This is a write up of the excellent webinar on securing microservices given by Sam Newman, author of “Building Microservices” last week. The webinar was a teaser for a new 2-day course from Sam and Adrian Mouat (author of “Using Docker”) and Container Solutions that debuts this month in Amsterdam. Pretty much all the clever observations in this post I pre-attribute to Sam.
The first thing that struck me in Sam’s webinar was that I’d written a whole article on Microservices architecture a few weeks ago but I hadn’t once mentioned security. That wasn’t because I don’t care about security or it’s an innate mystery to me, it’s just that it didn’t strike me as a big issue to talk about. How wrong I was! Of course it is! And Sam very succinctly told me why.
As Sam put it, microservices are independently deployable processes. That means in a system of microservices you can start, stop or replace any of them at any time without breaking everything. That’s great for reducing clashes between developers, increasing resilience and improving feature velocity, but for security it’s a double edged sword. It can enable you to make everything more secure with better defense in depth (hurray!) but if you don’t make a significant effort it can leave you in a much more exposed position than a monolith (damn!).
Security-wise the good thing about microservices is that by dividing your system up you can separate data and processes into “highly sensitive or critical” and “less sensitive” groups and put more energy, focus and expenditure into protecting your high sensitivity and critical stuff. In the olden days of a monolith, everything was together in one place so it all had to be highly protected (or not, as the case may be). Your eggs were all in one basket, which colloquially we tend to disapprove of (although it is not actually an unknown security strategy - WW2 convoys very successfully made use of a heavily defended single basket).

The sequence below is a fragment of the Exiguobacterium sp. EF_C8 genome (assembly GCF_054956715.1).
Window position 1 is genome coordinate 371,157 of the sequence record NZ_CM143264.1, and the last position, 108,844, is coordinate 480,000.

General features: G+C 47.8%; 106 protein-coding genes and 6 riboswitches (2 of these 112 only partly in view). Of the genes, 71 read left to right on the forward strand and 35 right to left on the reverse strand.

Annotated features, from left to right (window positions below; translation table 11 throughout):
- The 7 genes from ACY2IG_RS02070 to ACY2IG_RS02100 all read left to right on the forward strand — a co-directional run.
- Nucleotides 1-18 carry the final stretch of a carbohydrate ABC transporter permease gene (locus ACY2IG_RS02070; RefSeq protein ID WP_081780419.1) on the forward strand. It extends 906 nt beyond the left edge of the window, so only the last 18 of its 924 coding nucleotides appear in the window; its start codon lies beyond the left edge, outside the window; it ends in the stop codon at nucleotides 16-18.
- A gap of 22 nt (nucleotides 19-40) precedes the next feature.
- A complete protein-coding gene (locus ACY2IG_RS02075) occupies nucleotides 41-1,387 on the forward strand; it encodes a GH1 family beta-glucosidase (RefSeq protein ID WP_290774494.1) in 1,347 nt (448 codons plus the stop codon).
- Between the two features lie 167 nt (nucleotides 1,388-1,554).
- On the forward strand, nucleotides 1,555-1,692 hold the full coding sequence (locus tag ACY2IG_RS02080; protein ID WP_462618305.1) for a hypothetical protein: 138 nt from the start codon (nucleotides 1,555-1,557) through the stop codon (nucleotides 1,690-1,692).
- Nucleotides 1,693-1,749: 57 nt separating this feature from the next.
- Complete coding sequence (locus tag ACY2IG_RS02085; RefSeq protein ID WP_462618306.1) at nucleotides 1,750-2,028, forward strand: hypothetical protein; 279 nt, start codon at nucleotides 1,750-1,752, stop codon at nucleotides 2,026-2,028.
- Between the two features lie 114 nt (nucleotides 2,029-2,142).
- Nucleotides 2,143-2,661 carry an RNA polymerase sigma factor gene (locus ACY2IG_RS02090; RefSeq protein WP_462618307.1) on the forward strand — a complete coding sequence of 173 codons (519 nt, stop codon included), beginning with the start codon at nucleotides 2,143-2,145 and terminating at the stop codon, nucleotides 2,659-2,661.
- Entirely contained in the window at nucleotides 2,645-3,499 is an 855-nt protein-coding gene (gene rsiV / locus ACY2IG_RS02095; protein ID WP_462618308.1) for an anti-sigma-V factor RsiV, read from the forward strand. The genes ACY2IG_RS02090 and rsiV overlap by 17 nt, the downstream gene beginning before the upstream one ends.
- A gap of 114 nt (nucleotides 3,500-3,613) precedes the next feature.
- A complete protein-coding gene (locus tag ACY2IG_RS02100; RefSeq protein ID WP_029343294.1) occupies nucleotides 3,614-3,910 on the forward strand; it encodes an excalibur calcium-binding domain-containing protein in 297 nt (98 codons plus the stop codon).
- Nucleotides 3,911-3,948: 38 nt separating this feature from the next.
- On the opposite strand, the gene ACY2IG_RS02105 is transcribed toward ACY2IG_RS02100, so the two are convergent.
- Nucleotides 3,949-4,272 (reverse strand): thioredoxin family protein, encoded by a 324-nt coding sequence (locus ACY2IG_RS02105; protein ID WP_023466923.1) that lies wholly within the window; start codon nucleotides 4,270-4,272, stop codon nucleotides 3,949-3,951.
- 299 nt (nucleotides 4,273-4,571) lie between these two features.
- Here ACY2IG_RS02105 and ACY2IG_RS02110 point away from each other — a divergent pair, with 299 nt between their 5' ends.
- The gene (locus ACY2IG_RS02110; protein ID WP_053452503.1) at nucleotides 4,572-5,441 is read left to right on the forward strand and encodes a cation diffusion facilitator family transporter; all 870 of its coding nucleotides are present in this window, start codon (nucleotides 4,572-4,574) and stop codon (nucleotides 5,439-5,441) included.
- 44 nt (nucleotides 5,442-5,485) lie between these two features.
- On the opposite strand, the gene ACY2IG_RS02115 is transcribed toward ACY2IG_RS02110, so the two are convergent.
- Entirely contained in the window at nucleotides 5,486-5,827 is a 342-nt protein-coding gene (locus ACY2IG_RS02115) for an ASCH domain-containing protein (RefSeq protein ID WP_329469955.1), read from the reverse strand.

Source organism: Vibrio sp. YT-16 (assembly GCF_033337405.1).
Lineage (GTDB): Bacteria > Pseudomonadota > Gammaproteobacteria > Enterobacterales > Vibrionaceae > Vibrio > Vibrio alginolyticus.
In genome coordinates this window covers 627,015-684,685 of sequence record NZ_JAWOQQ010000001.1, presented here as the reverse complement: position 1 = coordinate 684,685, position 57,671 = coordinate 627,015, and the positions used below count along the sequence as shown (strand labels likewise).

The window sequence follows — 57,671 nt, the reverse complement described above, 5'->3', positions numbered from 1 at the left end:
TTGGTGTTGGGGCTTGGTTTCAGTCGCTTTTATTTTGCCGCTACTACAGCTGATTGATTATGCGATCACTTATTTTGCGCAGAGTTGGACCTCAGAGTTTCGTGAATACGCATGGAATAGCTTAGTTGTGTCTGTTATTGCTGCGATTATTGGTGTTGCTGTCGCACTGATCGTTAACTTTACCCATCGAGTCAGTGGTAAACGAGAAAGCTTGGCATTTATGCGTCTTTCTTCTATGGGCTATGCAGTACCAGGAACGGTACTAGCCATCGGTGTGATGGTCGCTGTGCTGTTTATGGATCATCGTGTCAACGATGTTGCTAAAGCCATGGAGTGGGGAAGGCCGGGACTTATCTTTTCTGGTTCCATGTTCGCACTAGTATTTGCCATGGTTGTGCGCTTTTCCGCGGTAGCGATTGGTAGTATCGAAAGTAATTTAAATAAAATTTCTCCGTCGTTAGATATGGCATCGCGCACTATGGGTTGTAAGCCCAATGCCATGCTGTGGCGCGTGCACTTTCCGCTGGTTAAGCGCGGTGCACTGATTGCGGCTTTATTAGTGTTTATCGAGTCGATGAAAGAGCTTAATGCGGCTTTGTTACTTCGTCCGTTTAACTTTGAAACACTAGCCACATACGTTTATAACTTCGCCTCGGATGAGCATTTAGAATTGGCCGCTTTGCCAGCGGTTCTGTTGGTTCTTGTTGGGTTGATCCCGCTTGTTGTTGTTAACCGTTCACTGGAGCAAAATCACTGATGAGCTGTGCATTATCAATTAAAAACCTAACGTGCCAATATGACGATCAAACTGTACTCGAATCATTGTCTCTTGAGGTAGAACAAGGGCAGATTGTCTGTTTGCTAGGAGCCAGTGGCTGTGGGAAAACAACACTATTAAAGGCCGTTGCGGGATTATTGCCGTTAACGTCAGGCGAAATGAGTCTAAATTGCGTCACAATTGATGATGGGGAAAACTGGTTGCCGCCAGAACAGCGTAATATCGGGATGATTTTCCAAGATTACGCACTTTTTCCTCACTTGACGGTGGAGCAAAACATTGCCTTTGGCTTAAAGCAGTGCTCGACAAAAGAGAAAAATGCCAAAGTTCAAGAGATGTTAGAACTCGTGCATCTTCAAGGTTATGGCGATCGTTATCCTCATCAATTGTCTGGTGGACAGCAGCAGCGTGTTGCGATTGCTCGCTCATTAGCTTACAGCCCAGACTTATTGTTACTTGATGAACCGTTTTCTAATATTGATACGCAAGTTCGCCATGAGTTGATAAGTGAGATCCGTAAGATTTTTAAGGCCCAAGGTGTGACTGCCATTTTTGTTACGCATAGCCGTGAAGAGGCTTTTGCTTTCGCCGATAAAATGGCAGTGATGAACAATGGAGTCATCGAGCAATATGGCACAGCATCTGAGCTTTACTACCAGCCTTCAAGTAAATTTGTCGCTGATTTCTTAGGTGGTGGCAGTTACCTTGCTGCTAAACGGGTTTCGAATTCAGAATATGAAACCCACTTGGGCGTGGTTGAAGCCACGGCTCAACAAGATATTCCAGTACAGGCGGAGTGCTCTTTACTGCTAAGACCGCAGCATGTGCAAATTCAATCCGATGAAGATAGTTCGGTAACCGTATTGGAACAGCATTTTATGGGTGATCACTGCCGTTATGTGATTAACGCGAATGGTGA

Microservices give you more opportunity to layer your defenses (defense in depth) but also more opportunities to fail to do so.
I’m sure you’re getting the picture that this advantage isn’t entirely clear cut.
The downside of microservices is that by spreading your system out over multiple containers and machines you increase the attack surface. You have more to protect.
What kind of attack surfaces are we talking about?
Basically, microservices are very powerful but also hard. They can improve your security but without careful thought they will probably reduce it. According to Sam, with microservices security needs to be planned in from the start.
Sam will go into this in more detail in his course but basically he recommended we use threat modeling.
One useful technique for threat modelling is thinking up “attack trees” that cover every way a baddie could possibly attack your system and then putting a cost/difficulty against each attack.
For example: breaking into my house. The lowest attacker-cost way in would be climbing through an open window while I was out (easy). The highest cost way in might be fighting the sabre-toothed tiger on my doorstep (hard).
The idea is not to make every attack impossible but to make every attack too costly. Apparently my sabre-toothed tiger was complete overkill, I should just remember to close my windows.
Some attacks are physical (breaking a window) and some are social (persuading me to let you in to read a meter). The first you battle with tools, the second with processes.
According to Sam, a useful way to think about security and how to handle the attack points you’ve just uncovered with your attack tree is as a 4 step process:
So, what tools does he say we have that can secure microservices?